I find people here very easy to live with. I think it’s because they’re basically small town people who know they have to get along with people, even if they don’t like them. I approached the Koreans around me in the same way I would the people in my hometown. Now I know Mainers in general are similar to Koreans because we have a lot of the same values: a work ethic, a desire for our children to have a better life, often a social life that revolves around the church. I grew up on a farm, and most Koreans have some connection with farms—growing up on one or visiting their grandparents’ farm when they were children.

A temple garden near my house

People are friendly. I’ll be walking down the street, and they’ll nod and say hello to me. Sometimes we’ll stop and have a little conversation that is half words and half charades. The other day when it was threatening to rain, I was coming down the mountain. A lady who was walking up said hello to me in Korean and rubbed her knee, indicating her arthritis, and pointed at the sky. I said hello and agreed that it was going to rain. We communicated mostly through hand signals, but it was a very satisfying conversation.

To give you an idea of how the farmers from both countries can interact, in 1979 some Korean farmers came to Vassalburo, Maine because land was cheap then. They rented some land and everybody in town noticed that the Koreans grew the most wonderful cabbages. But at the end of the year the contractor reneged on his promise to buy them. We had gotten screwed six years previously by big city a contractor who had promised us good money for daikon, the large white Japanese radish. The Koreans’ cabbages rotted in the fields, but some of the people stayed, settled in, kept on working and got jobs locally while they continued to farm. We admired them, so that when Mr. Kim got around to building a house, the people in the neighborhood helped him and showed him about insulating for Maine winters. It was really interesting to see how the villagers watched the newcomers before welcoming them. They liked what they saw, so they helped out when they had a chance, which is classic Maine behavior.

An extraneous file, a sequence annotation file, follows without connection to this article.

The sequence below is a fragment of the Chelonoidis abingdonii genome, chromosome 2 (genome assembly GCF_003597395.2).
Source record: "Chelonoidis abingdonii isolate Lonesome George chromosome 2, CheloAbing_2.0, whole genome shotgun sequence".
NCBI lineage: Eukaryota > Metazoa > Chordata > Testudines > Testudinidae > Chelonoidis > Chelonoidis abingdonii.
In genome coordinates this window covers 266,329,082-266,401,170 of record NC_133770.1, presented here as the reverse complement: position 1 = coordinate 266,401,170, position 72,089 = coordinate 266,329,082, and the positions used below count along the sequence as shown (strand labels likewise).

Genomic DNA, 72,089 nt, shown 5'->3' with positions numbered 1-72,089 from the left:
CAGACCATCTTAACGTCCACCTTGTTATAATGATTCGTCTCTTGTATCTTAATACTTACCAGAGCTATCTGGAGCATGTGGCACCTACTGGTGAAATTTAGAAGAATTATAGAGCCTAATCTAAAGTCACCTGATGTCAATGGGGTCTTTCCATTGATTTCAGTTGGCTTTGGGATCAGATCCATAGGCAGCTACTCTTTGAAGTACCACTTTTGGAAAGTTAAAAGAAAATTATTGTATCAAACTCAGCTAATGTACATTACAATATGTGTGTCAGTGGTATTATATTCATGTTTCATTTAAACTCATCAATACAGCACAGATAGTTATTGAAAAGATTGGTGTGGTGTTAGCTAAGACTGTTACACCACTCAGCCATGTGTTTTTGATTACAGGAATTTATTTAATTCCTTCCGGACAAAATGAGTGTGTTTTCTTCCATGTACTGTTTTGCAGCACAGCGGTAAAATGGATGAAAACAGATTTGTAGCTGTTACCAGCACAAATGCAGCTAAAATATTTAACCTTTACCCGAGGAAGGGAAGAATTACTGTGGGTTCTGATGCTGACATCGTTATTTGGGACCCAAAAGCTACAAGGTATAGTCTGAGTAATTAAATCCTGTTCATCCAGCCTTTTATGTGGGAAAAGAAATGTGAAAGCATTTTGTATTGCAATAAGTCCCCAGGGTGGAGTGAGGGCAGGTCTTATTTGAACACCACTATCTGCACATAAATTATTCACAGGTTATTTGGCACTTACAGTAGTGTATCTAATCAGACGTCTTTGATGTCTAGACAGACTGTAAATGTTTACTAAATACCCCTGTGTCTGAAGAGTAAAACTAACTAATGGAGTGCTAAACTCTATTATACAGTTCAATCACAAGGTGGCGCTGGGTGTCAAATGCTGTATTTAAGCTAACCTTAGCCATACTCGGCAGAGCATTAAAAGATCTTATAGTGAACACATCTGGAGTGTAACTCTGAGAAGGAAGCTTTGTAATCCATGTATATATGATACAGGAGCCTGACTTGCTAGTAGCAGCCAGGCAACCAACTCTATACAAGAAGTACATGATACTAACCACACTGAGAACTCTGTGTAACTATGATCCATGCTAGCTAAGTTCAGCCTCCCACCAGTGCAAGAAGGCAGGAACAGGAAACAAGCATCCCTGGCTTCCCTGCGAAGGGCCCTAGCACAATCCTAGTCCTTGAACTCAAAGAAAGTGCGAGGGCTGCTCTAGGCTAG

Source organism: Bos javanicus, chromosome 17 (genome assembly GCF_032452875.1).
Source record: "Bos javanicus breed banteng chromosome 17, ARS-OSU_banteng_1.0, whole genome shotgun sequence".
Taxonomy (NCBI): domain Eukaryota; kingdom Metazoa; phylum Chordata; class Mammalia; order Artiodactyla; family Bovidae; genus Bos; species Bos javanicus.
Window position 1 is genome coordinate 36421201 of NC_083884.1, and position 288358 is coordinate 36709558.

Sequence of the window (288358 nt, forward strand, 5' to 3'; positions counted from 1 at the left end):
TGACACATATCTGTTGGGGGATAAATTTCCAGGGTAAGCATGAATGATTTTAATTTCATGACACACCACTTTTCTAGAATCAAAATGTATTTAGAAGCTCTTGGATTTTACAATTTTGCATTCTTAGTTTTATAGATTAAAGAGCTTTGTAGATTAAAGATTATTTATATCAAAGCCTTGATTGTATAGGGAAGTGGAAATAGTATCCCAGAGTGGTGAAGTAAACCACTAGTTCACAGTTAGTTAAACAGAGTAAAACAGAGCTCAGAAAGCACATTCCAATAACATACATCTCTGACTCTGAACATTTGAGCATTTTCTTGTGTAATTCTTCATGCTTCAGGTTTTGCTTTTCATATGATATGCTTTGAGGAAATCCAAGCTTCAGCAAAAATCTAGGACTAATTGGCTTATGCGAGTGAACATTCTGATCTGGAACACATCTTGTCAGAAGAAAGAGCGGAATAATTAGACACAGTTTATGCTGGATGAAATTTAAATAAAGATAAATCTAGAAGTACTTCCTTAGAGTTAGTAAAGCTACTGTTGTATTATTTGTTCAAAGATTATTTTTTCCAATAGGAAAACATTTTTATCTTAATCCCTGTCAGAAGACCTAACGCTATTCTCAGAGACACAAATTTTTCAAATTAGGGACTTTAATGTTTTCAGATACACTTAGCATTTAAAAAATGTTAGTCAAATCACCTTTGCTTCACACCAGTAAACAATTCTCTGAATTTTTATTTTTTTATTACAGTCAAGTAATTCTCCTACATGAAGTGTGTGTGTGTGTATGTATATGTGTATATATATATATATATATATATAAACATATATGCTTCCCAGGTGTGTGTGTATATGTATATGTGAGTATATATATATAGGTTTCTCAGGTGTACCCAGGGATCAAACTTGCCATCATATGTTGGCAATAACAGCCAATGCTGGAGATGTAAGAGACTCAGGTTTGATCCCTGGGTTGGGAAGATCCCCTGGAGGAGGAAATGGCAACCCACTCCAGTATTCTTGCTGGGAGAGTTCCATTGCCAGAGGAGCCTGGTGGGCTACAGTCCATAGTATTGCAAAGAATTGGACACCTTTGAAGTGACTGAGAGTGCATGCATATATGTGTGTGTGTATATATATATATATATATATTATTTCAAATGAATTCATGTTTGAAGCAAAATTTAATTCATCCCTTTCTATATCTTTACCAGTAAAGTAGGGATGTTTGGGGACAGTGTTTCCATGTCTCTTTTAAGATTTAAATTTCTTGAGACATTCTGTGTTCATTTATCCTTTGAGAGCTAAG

Shortly after I came here, I began meeting people who looked familiar. I met a woman who looked so much like someone I knew in Maine. Mainers often don’t admit it, but we’ve got a lot of Native American blood, and of course there’s a strong racial connection between Koreans and Native Americans.

A street corner

For example, my friend William Turner, who’s half Native American, was lost in North Korea during the Korean War. When he found an abandoned farm house, he ditched his uniform for some farmer’s clothes and carried his gun on his back in a wooden A-frame pack. He crept south, going into abandoned farmhouses and unearthing the kimchi that was hidden there and eating it. From a distance he could pass for Korean. The hardest part was making it through to the American lines. Eventually he got to a place where he could see some sentries, and he called to them in a low voice. They were going to shoot him, but he told them that the Yankees had won the World Series that year or some other dumb-fool baseball fact that identified him as an American.

In Korea I met a man who could have been William Turner’s son—same spiky hair sticking out, same sort of aquiline nose, high cheek bones and a good sense of humor. Not quite as quiet as William was. I kept meeting people who looked like Mainers I knew in their appearance and mannerisms. And there were language similarities between Korean and Algonquin, even between the l-and-r sound of Korean and the same sound in Mainer French. The first winter I was here I imagined myself living in the French-speaking quarter of Lewiston, and I felt comfortable. I said to myself that I was only a day’s flight from home, so it was pointless to get homesick. I was so interested in learning about the culture that I just never thought about it.